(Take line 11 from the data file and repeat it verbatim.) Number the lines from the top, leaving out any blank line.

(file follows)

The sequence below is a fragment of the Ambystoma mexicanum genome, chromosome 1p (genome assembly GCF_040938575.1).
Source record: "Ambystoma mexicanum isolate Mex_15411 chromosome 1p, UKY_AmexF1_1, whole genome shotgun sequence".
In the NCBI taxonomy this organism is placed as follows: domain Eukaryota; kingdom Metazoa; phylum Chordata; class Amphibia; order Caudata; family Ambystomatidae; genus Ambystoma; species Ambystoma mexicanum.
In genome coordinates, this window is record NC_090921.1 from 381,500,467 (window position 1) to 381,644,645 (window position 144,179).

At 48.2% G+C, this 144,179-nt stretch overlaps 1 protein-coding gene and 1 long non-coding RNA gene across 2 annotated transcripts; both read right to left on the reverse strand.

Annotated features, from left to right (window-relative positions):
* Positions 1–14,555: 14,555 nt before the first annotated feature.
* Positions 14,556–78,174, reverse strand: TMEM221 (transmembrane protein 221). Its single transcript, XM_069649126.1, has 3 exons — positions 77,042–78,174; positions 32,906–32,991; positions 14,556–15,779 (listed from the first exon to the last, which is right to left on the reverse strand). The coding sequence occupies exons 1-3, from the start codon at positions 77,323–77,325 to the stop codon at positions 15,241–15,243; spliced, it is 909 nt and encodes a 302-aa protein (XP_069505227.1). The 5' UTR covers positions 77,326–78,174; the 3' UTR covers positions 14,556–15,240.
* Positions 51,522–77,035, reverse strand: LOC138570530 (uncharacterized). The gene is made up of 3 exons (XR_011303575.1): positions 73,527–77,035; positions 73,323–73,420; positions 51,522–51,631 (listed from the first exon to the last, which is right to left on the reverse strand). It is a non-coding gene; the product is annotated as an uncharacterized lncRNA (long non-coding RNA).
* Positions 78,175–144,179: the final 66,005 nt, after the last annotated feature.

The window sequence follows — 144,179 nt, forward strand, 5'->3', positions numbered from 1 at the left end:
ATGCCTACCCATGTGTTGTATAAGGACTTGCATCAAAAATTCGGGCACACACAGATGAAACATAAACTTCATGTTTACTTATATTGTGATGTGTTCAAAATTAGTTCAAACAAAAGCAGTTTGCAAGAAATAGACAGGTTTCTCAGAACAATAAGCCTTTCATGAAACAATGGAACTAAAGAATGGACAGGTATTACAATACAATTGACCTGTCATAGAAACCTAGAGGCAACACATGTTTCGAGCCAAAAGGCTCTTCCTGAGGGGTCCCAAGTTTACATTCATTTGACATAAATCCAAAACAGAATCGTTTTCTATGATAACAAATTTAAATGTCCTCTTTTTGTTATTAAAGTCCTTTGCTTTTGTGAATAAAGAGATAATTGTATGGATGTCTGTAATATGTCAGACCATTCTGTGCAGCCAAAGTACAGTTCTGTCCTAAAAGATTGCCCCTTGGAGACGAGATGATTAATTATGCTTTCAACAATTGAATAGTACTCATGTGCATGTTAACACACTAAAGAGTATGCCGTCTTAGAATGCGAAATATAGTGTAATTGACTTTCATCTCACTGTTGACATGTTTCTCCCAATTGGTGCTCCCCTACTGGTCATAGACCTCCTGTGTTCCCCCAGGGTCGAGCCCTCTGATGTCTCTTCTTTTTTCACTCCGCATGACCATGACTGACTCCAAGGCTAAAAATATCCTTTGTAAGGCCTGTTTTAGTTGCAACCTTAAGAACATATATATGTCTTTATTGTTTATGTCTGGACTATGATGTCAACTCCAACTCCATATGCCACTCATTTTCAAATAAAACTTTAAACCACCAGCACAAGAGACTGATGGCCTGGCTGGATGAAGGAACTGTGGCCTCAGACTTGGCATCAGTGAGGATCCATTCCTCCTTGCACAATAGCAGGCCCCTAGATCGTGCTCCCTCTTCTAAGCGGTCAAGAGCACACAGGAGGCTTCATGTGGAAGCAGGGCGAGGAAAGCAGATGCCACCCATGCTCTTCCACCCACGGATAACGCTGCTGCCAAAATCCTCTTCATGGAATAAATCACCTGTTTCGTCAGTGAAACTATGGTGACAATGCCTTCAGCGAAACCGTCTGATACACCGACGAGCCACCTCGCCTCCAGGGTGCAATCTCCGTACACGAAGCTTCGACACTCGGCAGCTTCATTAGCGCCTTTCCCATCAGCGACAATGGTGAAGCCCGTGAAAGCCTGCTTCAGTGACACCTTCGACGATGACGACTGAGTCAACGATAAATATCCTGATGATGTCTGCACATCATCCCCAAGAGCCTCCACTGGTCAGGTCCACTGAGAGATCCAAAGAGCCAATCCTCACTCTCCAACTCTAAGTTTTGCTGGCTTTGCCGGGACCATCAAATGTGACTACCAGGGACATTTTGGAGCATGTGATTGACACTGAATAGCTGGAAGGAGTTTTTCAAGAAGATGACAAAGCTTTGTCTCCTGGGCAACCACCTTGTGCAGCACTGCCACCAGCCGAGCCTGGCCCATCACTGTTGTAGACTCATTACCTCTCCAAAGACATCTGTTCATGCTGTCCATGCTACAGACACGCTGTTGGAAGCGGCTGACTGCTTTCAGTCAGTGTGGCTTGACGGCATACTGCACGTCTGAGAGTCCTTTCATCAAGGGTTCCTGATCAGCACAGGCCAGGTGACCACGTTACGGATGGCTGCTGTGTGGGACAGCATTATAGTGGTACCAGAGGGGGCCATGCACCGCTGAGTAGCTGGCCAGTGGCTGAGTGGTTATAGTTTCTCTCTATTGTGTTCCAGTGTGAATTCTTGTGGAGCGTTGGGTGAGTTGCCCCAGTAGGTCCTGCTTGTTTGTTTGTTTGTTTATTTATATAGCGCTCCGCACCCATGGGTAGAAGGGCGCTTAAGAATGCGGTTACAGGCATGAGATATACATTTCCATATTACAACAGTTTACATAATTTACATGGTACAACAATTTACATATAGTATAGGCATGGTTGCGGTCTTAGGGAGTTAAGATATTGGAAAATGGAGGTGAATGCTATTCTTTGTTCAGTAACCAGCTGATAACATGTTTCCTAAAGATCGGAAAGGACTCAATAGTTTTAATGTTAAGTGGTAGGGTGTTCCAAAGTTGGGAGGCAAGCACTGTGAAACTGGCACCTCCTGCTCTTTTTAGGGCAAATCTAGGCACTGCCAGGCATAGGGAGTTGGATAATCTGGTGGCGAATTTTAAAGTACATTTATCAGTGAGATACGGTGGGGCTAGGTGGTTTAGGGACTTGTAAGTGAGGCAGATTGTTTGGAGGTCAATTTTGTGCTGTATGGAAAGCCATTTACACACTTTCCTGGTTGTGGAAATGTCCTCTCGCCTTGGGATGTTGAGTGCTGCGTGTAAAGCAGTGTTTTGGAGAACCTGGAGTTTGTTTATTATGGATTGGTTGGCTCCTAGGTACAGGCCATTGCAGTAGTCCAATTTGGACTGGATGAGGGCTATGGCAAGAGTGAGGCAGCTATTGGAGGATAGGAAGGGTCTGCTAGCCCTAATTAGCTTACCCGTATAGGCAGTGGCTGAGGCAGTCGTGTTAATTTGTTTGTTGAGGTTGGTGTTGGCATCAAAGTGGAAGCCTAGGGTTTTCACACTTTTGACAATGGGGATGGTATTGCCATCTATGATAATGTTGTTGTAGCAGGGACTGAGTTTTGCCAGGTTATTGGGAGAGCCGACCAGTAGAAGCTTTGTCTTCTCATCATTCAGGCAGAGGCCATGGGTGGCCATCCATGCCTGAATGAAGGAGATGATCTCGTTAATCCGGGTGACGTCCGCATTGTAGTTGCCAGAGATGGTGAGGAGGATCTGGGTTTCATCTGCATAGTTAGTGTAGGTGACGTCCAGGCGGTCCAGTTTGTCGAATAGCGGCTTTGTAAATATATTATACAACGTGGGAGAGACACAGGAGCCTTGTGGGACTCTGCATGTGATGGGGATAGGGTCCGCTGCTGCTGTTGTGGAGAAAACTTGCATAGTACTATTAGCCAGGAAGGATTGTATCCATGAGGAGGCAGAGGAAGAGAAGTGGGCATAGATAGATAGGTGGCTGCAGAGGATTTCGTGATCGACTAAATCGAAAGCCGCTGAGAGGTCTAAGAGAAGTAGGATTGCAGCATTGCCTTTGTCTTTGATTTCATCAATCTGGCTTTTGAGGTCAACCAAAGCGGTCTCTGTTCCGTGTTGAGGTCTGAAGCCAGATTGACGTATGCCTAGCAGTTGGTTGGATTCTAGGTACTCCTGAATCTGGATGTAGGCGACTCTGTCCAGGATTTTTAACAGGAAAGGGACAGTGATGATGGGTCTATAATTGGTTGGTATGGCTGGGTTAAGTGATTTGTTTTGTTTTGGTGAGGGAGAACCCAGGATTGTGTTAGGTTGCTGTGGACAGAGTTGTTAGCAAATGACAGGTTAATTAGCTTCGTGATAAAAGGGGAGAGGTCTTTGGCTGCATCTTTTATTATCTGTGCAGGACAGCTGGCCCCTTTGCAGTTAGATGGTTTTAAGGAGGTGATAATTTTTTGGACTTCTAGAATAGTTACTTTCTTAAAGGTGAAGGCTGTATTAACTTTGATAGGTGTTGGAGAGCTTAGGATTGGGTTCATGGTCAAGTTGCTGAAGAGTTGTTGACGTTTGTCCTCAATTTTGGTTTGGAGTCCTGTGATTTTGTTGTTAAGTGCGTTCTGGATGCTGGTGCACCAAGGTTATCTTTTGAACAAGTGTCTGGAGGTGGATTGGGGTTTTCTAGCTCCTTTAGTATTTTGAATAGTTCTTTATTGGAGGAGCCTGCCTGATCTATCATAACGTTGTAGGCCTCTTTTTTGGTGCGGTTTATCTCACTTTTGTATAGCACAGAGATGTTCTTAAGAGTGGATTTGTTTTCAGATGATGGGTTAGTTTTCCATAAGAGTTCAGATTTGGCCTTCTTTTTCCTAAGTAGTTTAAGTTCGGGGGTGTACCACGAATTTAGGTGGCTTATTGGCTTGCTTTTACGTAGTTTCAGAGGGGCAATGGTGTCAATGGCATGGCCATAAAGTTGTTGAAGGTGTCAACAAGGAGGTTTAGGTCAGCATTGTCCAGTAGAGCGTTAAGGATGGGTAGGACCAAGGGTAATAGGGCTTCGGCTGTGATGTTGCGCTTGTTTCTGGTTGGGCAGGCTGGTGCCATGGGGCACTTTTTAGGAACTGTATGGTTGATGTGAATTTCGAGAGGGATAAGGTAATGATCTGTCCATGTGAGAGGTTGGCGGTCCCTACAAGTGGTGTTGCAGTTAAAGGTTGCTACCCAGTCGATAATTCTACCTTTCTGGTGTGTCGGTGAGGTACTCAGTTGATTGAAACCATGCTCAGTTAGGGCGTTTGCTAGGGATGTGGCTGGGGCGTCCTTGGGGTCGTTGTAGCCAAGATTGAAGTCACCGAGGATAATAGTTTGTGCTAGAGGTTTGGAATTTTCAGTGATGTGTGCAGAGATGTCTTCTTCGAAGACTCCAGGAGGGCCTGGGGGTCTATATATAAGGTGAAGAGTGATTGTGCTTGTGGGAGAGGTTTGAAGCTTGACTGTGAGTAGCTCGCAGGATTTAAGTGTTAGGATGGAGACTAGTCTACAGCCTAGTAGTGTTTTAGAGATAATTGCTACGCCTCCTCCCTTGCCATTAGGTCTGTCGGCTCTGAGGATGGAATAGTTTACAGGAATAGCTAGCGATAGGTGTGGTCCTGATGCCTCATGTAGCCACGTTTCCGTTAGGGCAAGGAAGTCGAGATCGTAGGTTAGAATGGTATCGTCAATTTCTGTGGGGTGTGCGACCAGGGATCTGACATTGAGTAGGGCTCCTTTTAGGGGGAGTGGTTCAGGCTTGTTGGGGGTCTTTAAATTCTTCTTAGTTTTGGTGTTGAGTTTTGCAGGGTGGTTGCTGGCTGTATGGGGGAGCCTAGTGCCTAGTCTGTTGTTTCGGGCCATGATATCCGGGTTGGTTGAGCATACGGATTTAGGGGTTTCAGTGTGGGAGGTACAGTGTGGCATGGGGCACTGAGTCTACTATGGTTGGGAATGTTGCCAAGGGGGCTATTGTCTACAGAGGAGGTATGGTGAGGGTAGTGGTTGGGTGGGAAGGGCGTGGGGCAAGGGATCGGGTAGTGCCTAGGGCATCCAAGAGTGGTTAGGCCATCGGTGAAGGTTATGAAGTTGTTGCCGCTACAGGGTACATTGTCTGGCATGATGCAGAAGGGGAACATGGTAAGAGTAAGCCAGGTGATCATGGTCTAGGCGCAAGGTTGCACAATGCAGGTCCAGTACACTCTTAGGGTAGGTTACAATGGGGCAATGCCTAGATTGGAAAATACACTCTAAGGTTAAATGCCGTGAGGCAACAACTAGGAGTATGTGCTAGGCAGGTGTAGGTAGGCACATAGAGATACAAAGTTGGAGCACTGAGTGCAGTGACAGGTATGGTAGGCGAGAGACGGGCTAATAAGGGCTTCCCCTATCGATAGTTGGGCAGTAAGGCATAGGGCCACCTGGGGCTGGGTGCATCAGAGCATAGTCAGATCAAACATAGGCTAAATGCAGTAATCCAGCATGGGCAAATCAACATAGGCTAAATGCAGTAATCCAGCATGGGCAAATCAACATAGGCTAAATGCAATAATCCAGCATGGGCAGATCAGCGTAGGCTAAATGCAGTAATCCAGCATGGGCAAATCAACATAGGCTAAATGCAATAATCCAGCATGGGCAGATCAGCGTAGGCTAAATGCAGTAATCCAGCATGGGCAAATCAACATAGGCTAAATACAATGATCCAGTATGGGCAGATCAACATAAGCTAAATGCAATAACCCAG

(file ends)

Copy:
The window sequence follows — 144,179 nt, forward strand, 5'->3', positions numbered from 1 at the left end: